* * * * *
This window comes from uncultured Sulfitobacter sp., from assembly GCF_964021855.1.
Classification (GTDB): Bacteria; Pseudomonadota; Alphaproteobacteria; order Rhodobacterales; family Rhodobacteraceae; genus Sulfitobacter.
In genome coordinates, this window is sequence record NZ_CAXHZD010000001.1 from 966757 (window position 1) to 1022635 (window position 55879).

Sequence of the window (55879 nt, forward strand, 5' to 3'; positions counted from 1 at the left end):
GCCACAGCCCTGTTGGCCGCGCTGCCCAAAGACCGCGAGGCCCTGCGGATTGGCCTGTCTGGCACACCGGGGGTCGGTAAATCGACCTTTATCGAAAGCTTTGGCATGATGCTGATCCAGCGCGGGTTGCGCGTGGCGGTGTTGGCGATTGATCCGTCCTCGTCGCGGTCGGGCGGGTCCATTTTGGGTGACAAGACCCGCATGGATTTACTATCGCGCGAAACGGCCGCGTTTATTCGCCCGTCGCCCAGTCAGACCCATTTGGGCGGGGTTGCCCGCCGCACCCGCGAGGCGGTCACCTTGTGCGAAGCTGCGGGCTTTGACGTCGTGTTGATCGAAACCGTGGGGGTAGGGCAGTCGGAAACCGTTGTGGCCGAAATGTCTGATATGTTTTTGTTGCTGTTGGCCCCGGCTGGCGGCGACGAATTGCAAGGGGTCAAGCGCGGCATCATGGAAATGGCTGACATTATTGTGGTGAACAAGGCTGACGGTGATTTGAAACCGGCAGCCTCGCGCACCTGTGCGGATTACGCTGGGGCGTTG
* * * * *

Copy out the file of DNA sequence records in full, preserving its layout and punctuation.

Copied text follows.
This window comes from uncultured Sulfitobacter sp., from assembly GCF_964021855.1.
Classification (GTDB): Bacteria; Pseudomonadota; Alphaproteobacteria; order Rhodobacterales; family Rhodobacteraceae; genus Sulfitobacter.
In genome coordinates, this window is sequence record NZ_CAXHZD010000001.1 from 966757 (window position 1) to 1022635 (window position 55879).

Sequence of the window (55879 nt, forward strand, 5' to 3'; positions counted from 1 at the left end):
GCCACAGCCCTGTTGGCCGCGCTGCCCAAAGACCGCGAGGCCCTGCGGATTGGCCTGTCTGGCACACCGGGGGTCGGTAAATCGACCTTTATCGAAAGCTTTGGCATGATGCTGATCCAGCGCGGGTTGCGCGTGGCGGTGTTGGCGATTGATCCGTCCTCGTCGCGGTCGGGCGGGTCCATTTTGGGTGACAAGACCCGCATGGATTTACTATCGCGCGAAACGGCCGCGTTTATTCGCCCGTCGCCCAGTCAGACCCATTTGGGCGGGGTTGCCCGCCGCACCCGCGAGGCGGTCACCTTGTGCGAAGCTGCGGGCTTTGACGTCGTGTTGATCGAAACCGTGGGGGTAGGGCAGTCGGAAACCGTTGTGGCCGAAATGTCTGATATGTTTTTGTTGCTGTTGGCCCCGGCTGGCGGCGACGAATTGCAAGGGGTCAAGCGCGGCATCATGGAAATGGCTGACATTATTGTGGTGAACAAGGCTGACGGTGATTTGAAACCGGCAGCCTCGCGCACCTGTGCGGATTACGCTGGGGCGTTG